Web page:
Tech digest

PUBLISHED : Monday, 08 August, 2005, 12:00am
UPDATED : Monday, 08 August, 2005, 12:00am

Age of the podcast sermon
The vicar of a small rural church in Suffolk, Britain, has become a podcasting celebrity since posting his sermons on Apple's iTunes music store last month. The Reverend Leonard Payne, vicar of the St Nicholas church in Wrentham, said more than 2,000 people had downloaded the sermons, with demand so intense at one point that the church had to change servers to meet it. St Nicholas' orginally developed its own website,, to distribute the podcasts, but demand has surged since the listing in iTunes, the world's largest online music store. 'Six-ten began recording the sermons and putting them on its website for people who couldn't attend the service to download and listen at home,' Mr Leonard said. 'However, by re-engineering the audio stream we have been able to lodge it on iTunes, making us probably one of the first, if not the first, church in the UK to do so.' Nick Clarke, diocesan communications director, said: 'This is another example of how the church is embracing technology to keep its message relevant for a 21st century audience. It's about doing church differently for a diverse and obviously 'hungry' audience.'

Snow works in summer
The Bibai Natural Energy Research Organisation in Hokkaido, Japan, is using snow stored from the winter months to power air conditioners in the municipal government offices. A 30-square-metre section of the lobby has been set aside for the project. A pool loaded into a container holds a two-tonne block of ice and water, and the cooled water is sent to two separate cooling systems. A new snow block is put into the pool every Saturday. 'The air is not too humid and not too dry. It's comfortable,' one resident said.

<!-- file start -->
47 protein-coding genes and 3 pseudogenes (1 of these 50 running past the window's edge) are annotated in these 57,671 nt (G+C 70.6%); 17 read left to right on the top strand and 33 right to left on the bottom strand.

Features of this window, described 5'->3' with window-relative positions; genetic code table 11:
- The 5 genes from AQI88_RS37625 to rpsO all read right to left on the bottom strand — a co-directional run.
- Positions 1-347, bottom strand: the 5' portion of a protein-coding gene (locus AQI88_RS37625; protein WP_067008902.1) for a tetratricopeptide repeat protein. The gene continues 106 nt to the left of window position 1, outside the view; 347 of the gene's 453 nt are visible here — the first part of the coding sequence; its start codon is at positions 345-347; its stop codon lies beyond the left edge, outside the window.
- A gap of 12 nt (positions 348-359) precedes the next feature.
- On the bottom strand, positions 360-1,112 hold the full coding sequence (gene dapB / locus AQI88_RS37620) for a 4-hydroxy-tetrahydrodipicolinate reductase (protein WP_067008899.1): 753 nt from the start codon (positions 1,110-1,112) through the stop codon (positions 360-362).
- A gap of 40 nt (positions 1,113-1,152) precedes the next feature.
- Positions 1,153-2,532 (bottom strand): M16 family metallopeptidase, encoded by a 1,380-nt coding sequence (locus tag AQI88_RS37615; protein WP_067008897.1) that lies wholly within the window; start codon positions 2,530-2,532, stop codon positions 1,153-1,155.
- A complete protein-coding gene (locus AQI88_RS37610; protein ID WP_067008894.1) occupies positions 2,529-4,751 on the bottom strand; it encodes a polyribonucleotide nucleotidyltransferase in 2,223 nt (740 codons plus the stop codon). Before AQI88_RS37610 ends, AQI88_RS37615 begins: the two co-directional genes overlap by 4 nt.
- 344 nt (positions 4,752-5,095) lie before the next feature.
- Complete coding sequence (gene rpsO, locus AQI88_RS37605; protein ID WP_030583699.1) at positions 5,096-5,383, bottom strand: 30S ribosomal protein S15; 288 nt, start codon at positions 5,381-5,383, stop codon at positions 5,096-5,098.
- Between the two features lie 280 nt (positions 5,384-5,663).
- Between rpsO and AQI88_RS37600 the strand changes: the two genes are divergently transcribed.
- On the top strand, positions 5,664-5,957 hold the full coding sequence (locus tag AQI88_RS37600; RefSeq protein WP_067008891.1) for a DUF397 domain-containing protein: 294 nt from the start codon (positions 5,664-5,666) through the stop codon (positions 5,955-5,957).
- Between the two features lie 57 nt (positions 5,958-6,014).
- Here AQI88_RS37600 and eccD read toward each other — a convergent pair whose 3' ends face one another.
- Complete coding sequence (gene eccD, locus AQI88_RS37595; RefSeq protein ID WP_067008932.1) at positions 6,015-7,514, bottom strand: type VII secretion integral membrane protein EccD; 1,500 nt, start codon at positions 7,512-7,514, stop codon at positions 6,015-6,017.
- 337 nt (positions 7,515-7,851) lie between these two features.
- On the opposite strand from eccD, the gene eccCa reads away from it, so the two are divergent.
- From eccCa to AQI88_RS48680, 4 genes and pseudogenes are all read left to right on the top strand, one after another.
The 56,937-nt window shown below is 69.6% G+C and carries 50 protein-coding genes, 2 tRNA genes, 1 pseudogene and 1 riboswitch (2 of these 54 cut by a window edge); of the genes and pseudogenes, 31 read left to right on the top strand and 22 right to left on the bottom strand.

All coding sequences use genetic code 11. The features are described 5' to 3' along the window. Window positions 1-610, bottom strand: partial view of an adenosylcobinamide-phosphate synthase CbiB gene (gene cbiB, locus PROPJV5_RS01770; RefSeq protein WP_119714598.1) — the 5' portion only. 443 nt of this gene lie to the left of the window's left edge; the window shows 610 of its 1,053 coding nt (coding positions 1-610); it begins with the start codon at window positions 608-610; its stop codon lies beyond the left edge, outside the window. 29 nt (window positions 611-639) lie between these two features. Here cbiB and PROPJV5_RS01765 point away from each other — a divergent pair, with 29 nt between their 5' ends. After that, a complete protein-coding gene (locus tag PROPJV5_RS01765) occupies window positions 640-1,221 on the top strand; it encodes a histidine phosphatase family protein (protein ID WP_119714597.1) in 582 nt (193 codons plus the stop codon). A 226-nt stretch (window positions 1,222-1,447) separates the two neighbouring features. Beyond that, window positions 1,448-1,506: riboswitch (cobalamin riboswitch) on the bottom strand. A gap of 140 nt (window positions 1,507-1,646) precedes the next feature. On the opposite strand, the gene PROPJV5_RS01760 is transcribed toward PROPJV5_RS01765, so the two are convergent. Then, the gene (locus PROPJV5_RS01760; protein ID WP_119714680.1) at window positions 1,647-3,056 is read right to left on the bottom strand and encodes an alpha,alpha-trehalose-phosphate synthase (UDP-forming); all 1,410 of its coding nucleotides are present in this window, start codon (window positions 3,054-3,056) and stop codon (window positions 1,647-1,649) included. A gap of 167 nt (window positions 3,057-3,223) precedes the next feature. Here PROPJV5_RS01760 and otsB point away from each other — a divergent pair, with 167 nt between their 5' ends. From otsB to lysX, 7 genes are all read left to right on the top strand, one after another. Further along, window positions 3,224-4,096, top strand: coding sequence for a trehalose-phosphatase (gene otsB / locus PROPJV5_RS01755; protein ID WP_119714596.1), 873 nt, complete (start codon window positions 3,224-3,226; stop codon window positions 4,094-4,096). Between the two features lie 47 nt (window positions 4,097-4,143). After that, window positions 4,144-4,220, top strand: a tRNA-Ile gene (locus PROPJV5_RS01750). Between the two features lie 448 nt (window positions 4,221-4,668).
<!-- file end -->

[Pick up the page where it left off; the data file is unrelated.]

All smiles for robotic jaw
Scientists at the University of Auckland, New Zealand, are developing a robotic human jaw as part of a wider study on the mechanics of chewing and food technology. A team led by John Bronlund and associate professor Peter Xu at the Institute of Engineering and Technology are mathematically modelling the muscles of the human face to reproduce jaw movement through muscle contraction and hope the prototype jaw will be ready in six months. Six actuators will drive the bottom jaw, while the top half of the human jaw remains fixed. Dr Bronlund said the ability of the jaw to mechanically replicate the chewing actions of humans has applications across medicine and food technology. Dental researchers can use the jaw to study the response of dental implants to the chewing of different foods and to evaluate the impact of impaired dentition on chewing efficiency. In the future the robot will be taught to adaptively chew food.

Super catcher
Scientists at the University of Tokyo have developed a robotic hand capable of catching a ball hurled towards it at 300km per hour, or 83 metres per second. Photo detectors embedded in the robot's palm can track the ball's trajectory at high speed, while image processing units stimulate the hand into action when the ball approaches. High speed actuators enable the robot's fingers to move through 180 degrees in 0.1 second, allowing the hand to catch the ball comfortably at high speed. 'The need for a robotic hand that works in the real world is growing,' Akio Namiki, a professor at the university, told the New Scientist. 'Such a system should be able to adapt to changes in its environment and we think the concept of high-speed movement with real-time visual feedback will become an important issue in robotic research.' The system is not yet sturdy enough to catch a hard ball, and was only tested with soft balls. But in other tests, the robotic hand could grasp varying objects, including cylinders.